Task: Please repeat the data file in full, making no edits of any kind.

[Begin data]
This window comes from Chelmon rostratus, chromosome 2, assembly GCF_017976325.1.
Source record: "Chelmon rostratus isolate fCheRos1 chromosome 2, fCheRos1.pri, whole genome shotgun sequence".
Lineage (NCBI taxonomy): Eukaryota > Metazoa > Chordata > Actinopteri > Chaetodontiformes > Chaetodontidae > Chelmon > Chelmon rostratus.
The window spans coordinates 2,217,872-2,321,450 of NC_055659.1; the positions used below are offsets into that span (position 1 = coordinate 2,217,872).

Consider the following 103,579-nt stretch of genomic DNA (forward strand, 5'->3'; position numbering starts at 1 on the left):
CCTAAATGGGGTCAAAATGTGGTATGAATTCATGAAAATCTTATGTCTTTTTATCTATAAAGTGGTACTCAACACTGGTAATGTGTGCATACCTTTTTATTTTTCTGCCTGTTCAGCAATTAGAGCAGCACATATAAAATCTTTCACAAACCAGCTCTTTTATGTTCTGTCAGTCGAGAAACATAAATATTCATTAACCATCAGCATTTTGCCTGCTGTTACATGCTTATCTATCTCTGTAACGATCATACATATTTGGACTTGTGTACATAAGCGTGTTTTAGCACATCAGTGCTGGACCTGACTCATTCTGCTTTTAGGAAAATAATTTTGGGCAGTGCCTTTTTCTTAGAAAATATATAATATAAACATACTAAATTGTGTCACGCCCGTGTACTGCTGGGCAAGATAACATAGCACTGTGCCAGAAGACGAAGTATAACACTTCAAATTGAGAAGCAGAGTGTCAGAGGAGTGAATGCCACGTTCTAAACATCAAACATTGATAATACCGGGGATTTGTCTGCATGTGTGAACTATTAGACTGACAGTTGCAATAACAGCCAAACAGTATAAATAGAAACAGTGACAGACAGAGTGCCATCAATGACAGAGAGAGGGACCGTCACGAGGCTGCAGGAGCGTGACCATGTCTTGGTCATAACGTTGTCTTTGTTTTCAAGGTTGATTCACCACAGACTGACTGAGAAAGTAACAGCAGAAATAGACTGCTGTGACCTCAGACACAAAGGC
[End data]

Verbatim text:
This window comes from Chelmon rostratus, chromosome 2, assembly GCF_017976325.1.
Source record: "Chelmon rostratus isolate fCheRos1 chromosome 2, fCheRos1.pri, whole genome shotgun sequence".
Lineage (NCBI taxonomy): Eukaryota > Metazoa > Chordata > Actinopteri > Chaetodontiformes > Chaetodontidae > Chelmon > Chelmon rostratus.
The window spans coordinates 2,217,872-2,321,450 of NC_055659.1; the positions used below are offsets into that span (position 1 = coordinate 2,217,872).

Consider the following 103,579-nt stretch of genomic DNA (forward strand, 5'->3'; position numbering starts at 1 on the left):
CCTAAATGGGGTCAAAATGTGGTATGAATTCATGAAAATCTTATGTCTTTTTATCTATAAAGTGGTACTCAACACTGGTAATGTGTGCATACCTTTTTATTTTTCTGCCTGTTCAGCAATTAGAGCAGCACATATAAAATCTTTCACAAACCAGCTCTTTTATGTTCTGTCAGTCGAGAAACATAAATATTCATTAACCATCAGCATTTTGCCTGCTGTTACATGCTTATCTATCTCTGTAACGATCATACATATTTGGACTTGTGTACATAAGCGTGTTTTAGCACATCAGTGCTGGACCTGACTCATTCTGCTTTTAGGAAAATAATTTTGGGCAGTGCCTTTTTCTTAGAAAATATATAATATAAACATACTAAATTGTGTCACGCCCGTGTACTGCTGGGCAAGATAACATAGCACTGTGCCAGAAGACGAAGTATAACACTTCAAATTGAGAAGCAGAGTGTCAGAGGAGTGAATGCCACGTTCTAAACATCAAACATTGATAATACCGGGGATTTGTCTGCATGTGTGAACTATTAGACTGACAGTTGCAATAACAGCCAAACAGTATAAATAGAAACAGTGACAGACAGAGTGCCATCAATGACAGAGAGAGGGACCGTCACGAGGCTGCAGGAGCGTGACCATGTCTTGGTCATAACGTTGTCTTTGTTTTCAAGGTTGATTCACCACAGACTGACTGAGAAAGTAACAGCAGAAATAGACTGCTGTGACCTCAGACACAAAGGC